Attendance Policy. Students are permitted no more than four absences after which they are in danger of failing the course. After missing two consecutive classes, you must contact the professor by email or phone to provide an explanation of your absence and a plan for making up all missed work. After three absences, an Early Warning form will be sent to the Academic Dean, who will ask you to meet with her in person to discuss the reasons for your absences and your commitment to the class. Lateness to class (more than two times) will count as an absence. • If you are absent, it is your responsibility to contact the instructor and to check the professor’s website to find out the assignment for the next class meeting. • Always bring the following to class: our textbook, a notebook, and a pen or other writing implement. • Students will help to make this Latin class a community by being courteous and committed members of the class, speaking frequently and thoughtfully in class discussions, and collaborating in occasional group work with one or two other students.

Accommodations for students with disabilities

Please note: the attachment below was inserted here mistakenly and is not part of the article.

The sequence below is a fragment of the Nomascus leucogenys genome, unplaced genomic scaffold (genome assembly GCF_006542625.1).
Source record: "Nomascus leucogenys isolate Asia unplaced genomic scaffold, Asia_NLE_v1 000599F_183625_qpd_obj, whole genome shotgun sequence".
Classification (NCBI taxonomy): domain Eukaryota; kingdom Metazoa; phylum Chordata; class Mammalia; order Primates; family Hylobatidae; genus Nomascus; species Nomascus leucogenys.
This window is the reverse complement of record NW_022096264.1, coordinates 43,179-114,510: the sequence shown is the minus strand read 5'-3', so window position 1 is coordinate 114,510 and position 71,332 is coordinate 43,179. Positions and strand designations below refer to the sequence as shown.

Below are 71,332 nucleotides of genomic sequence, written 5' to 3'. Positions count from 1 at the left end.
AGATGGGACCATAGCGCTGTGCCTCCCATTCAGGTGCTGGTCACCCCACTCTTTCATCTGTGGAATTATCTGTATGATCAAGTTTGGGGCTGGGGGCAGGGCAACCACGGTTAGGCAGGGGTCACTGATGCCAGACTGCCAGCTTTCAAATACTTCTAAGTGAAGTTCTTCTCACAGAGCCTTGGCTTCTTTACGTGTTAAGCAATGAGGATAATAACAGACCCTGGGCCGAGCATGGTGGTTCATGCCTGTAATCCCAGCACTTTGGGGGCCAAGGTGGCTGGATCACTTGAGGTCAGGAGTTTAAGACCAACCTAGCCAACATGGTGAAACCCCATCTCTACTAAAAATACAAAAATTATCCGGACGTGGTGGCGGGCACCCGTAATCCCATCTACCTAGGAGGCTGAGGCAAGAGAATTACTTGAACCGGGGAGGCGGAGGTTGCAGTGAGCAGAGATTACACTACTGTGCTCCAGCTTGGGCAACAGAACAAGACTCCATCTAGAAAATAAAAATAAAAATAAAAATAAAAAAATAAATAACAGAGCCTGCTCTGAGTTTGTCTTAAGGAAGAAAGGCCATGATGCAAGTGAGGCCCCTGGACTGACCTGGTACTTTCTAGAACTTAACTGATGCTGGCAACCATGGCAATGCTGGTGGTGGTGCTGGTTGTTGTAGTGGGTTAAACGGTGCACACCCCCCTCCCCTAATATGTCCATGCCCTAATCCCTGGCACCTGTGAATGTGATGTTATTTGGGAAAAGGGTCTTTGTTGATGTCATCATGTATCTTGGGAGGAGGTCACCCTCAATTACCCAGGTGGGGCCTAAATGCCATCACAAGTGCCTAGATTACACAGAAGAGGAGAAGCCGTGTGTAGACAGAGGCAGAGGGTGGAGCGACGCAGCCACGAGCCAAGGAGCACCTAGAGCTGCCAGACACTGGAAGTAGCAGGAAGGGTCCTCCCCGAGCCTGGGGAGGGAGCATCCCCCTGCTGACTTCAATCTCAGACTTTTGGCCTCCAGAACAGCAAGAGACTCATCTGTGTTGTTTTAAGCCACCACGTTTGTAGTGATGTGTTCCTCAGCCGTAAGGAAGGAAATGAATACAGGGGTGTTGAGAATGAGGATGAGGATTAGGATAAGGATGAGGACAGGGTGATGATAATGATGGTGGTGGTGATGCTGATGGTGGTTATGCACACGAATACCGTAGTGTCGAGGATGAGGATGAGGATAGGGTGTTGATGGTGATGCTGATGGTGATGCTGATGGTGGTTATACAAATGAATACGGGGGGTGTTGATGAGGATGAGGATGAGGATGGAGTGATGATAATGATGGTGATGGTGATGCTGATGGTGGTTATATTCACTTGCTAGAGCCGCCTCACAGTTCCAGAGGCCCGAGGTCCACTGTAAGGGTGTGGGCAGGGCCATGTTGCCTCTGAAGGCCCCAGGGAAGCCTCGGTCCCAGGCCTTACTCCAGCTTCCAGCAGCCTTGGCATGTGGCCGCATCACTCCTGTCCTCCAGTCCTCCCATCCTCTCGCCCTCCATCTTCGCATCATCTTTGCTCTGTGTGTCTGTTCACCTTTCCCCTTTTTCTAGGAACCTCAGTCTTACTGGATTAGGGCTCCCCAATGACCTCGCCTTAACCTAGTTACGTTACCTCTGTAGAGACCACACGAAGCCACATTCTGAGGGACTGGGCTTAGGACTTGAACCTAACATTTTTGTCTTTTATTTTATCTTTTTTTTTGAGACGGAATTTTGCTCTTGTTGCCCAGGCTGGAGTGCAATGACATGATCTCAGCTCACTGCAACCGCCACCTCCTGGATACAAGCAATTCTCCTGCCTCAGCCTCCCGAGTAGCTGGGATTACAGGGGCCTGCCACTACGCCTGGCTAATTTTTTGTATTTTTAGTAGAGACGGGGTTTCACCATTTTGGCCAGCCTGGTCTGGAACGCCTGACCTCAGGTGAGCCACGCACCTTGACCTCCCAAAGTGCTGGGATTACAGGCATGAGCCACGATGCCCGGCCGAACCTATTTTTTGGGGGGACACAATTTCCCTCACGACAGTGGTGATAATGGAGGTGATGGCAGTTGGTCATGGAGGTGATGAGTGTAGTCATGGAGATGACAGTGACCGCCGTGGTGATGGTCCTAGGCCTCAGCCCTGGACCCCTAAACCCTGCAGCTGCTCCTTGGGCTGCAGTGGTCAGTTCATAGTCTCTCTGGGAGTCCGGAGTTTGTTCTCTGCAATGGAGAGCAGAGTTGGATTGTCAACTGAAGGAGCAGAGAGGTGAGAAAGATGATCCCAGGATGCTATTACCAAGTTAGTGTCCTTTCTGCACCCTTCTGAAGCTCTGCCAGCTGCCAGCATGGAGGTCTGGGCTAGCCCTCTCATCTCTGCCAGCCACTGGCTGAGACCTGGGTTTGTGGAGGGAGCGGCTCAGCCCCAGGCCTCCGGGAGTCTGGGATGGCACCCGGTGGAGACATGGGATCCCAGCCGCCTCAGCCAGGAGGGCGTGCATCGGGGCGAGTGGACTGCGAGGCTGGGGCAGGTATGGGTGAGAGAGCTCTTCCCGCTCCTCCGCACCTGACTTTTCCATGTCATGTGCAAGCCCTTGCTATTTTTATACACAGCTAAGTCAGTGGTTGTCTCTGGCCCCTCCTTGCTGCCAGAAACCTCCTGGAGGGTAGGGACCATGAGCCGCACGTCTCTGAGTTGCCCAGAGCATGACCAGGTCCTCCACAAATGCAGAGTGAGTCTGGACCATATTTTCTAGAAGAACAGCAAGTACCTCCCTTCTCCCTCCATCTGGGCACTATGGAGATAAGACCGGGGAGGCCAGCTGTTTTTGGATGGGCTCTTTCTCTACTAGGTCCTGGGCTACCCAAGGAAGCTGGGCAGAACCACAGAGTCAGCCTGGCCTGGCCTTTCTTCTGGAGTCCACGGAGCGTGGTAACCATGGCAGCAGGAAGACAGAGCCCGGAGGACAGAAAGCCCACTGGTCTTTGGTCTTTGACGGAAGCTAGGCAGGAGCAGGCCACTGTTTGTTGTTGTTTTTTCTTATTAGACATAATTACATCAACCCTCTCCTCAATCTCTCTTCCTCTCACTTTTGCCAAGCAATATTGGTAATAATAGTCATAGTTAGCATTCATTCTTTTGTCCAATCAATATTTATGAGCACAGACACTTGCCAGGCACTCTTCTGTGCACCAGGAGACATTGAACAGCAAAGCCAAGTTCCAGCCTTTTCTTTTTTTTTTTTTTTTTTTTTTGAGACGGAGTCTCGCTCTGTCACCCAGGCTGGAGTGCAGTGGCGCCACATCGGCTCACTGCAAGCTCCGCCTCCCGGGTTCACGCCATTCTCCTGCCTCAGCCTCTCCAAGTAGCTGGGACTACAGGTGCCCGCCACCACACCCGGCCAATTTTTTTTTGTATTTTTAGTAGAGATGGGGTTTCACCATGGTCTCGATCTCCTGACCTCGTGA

The College will make reasonable accommodations for students with documented disabilities. Any student with a documented disability needing academic adjustments or accommodations is encouraged to speak to the instructor as soon as possible, to ensure that such accommodations are implemented in a timely fashion.

Conduct in the classroom. • The use of cell phones, beepers, or other communication devices is disruptive during class. Except in emergencies, these devices should not be used during classtime.• If you have a laptop computer, you are required to turn it off and keep it closed during class, unless you have consulted in advance with the professor about using it. • Failure to comply with this policy will significantly lower your class participation grade and, ultimately, your overall grade in the course.


About kristinachew

classicist | translator (of ancient Greek & Latin poetry & drama) View all posts by kristinachew